The Obsession Edit: Vitamin C
You may have caught our #AskPatty series on Instagram where we answered all your burning questions around Vitamin C - here's the lowdown.
Every now and then, an ingredient reaches cult-level status and ends up permanently taking over our skincare routines. Vitamin C is one such ingredient. When used on a daily basis, it can help brighten dullness, diminish acne scars, even out skin tone, hydrate the skin and even protect it from pollution. Also known as ascorbic acid and L-ascorbic acid, vitamin C is a powerhouse antioxidant found in many skincare products such as serums, moisturisers and face masks.
- Help boost collagen and improve skin elasticity
- Protect the skin from sun damage and free radicals
- Brighten skin and reduce discolouration
- Reduce the signs of ageing
- Minimise redness and inflammation
- Increase the effectiveness of sunscreen
Vitamin C is perhaps the most potent topical antioxidant we have and it’s a staple in my morning routine. Whether you’re just starting to venture into the world of anti-ageing or just want to look a little bit perkier, be consistent with it and you’ll see great results in no time!
But with any cult-status ingredients, there are a lot of burning questions about vitamin C. What exactly can it do for your skin? Is it really worth the fuss? Below you'll find my answers to some of these frequently asked questions:
Yes, vitamin C can help with just about any common complexion concern: uneven skin tone, rough texture, fine lines, acne scars and general dullness.
Apply vitamin C right after cleansing and before moisturising. It’s recommended you use vitamin C during the day to protect the skin from UVA/UVB and pollution. Remember to always use SPF!
You can apply it overnight, but you may get the most benefit from using it in the morning. Plus, if you’re using acids or retinol at night, I suggest applying it in the morning so you aren’t mixing too many actives at once.
Yes, you can use a vitamin C serum every day. If you have sensitive skin it's advised you start off with 2-3 times a week though. Maybe patch test if you're unsure.
If it's in a powder form then yes you can mix it in with your moisturiser or a basic serum. If it’s in a serum form, apply it on its own to a cleansed face to get the best results.
Yes you can, and there are many formulas that actually combine the two. If you're using two separate products then I recommend you apply vitamin C first due to its highly reactive properties.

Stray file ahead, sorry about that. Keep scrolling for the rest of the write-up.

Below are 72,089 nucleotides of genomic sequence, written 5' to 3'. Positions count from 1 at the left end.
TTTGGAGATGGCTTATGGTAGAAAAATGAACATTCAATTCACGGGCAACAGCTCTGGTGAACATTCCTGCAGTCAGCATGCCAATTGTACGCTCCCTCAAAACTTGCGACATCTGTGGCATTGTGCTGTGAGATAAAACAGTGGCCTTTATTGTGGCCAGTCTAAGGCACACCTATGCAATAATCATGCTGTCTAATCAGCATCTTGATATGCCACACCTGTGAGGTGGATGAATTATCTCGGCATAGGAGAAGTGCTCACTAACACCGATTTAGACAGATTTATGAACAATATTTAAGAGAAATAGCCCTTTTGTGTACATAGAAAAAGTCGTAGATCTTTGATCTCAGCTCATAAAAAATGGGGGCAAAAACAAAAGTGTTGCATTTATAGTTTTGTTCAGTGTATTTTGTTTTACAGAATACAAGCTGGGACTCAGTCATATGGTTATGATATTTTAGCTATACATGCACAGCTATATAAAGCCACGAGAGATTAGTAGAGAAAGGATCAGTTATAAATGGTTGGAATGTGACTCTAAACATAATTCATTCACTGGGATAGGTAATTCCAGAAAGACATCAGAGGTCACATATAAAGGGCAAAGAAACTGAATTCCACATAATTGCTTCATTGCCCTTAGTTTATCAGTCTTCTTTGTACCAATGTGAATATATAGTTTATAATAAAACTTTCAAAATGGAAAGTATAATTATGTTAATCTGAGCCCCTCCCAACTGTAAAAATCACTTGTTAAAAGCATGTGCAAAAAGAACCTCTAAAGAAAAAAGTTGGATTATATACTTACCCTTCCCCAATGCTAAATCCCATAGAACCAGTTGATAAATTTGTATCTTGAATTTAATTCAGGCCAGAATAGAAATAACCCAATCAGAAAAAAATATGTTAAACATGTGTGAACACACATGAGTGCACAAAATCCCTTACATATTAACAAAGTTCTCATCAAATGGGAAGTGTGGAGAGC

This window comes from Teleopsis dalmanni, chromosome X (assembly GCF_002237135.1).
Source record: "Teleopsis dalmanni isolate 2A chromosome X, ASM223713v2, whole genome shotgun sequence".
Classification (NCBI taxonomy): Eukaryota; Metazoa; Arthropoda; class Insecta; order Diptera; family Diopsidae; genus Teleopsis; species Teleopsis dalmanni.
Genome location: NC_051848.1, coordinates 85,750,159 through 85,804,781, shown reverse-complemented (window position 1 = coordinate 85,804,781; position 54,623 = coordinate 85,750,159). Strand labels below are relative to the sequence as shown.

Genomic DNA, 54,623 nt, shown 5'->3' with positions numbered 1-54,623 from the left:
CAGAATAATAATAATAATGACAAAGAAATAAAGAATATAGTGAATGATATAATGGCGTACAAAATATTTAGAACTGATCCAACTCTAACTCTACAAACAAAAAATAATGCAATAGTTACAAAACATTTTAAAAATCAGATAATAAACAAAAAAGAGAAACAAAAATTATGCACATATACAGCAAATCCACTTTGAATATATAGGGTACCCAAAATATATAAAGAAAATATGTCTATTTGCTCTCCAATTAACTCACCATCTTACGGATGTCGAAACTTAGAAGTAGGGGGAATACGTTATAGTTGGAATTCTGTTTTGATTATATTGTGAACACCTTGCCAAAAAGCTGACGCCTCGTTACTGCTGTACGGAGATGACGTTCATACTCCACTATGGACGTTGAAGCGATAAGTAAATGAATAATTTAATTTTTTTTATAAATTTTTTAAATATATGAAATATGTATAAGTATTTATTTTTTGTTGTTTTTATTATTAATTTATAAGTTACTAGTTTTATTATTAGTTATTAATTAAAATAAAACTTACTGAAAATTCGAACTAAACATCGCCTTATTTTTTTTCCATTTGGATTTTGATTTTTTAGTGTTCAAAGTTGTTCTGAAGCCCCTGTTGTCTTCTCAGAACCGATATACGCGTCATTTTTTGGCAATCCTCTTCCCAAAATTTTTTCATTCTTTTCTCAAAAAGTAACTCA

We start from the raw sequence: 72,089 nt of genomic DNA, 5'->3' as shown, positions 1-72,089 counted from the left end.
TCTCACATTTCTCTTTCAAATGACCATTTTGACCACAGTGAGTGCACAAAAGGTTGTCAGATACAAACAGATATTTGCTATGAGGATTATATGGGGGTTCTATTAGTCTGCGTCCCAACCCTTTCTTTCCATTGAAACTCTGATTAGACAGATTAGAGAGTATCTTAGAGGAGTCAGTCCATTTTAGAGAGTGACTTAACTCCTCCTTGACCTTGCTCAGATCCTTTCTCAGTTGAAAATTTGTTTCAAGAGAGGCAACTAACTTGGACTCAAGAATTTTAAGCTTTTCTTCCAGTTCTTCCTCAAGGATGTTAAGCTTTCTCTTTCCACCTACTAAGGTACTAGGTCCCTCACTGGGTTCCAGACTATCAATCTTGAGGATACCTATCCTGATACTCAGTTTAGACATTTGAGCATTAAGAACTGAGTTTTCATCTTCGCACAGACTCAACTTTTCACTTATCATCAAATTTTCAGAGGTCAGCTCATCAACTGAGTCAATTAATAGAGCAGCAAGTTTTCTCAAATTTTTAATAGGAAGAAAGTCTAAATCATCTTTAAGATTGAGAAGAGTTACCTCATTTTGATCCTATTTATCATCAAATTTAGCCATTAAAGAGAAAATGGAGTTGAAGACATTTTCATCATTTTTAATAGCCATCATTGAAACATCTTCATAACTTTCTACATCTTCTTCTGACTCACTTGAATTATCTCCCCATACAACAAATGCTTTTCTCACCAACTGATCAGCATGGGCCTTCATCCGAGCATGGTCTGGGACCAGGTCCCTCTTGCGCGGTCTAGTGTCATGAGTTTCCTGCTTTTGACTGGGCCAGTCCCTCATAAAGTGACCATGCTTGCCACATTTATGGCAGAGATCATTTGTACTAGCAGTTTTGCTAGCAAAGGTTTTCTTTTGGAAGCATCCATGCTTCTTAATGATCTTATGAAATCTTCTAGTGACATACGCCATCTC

As a general rule, you shouldn't mix vitamin C with benzoyl peroxide, AHAs/BHAs and retinol. If you're unsure, always check with the product manufacturer who will be able to tell you exactly what can and cannot be mixed with their product. Always better to be safe than sorry!
Vitamin C and vitamin A are an important part of my skincare routine and I recommend using both (just not at the same time)! It’s recommended that you use vitamin C during the day to help protect the skin from UVA/UVB and pollution. Vitamin A should only be used at night combined with a soothing moisturiser.
Vitamin C-based products may lighten patches that are darker than the rest of your skin (called hyperpigmentation). This means it's great for encouraging brighter, less dull-looking skin.
Yes, vitamin C can improve skin texture and the appearance of large pores. I did tell you it was a wonder worker!
This will vary from person to person. Some people may experience itching, redness, skin irritation or a tingling sensation when applying depending on how sensitive their skin is. Always patch test if you’re unsure or have slightly more reactive/sensitive skin. Vitamin C may also cause breakouts if the formula is too strong for your skin.
Before we get into my personal favourites, there are a few essential factors to bear in mind when buying your vitamin C skincare. Because vitamin C is an unstable ingredient, it’s recommended that:
- It’s a low pH of 3.5 so that it can penetrate the top most layer of skin
- It comes in a dark container to protect from light damage
- It comes in an airtight container to protect the product’s longevity
- It contains additional ingredients such as vitamin E and ferulic acid that improve the stability of the formula
As for some of my personal favourites? These are the vitamin C formulas I can’t get enough of at the moment:
- Use a vitamin C serum in the morning
- For serums, apply your vitamin C to freshly cleansed skin. For vitamin C containing moisturisers - apply those at the end of your routine
- Use the right concentration for your skin type and concern - Dry and sensitive skin should use lower concentrations which are less likely to be irritating. Those with oily skin and higher levels of pigmentation can handle higher concentrations
- Vitamin C should be colourless or a light straw shade. If it is oxidized, it becomes yellow or brown, and is likely to be less effective.
So there you have it, the lowdown on all things vitamin C. It really is no wonder it’s such a sought after ingredient, and with such a long list of benefits, there’s really no reason you shouldn’t add it to your routine. Just remember to patch test. Happy glowing!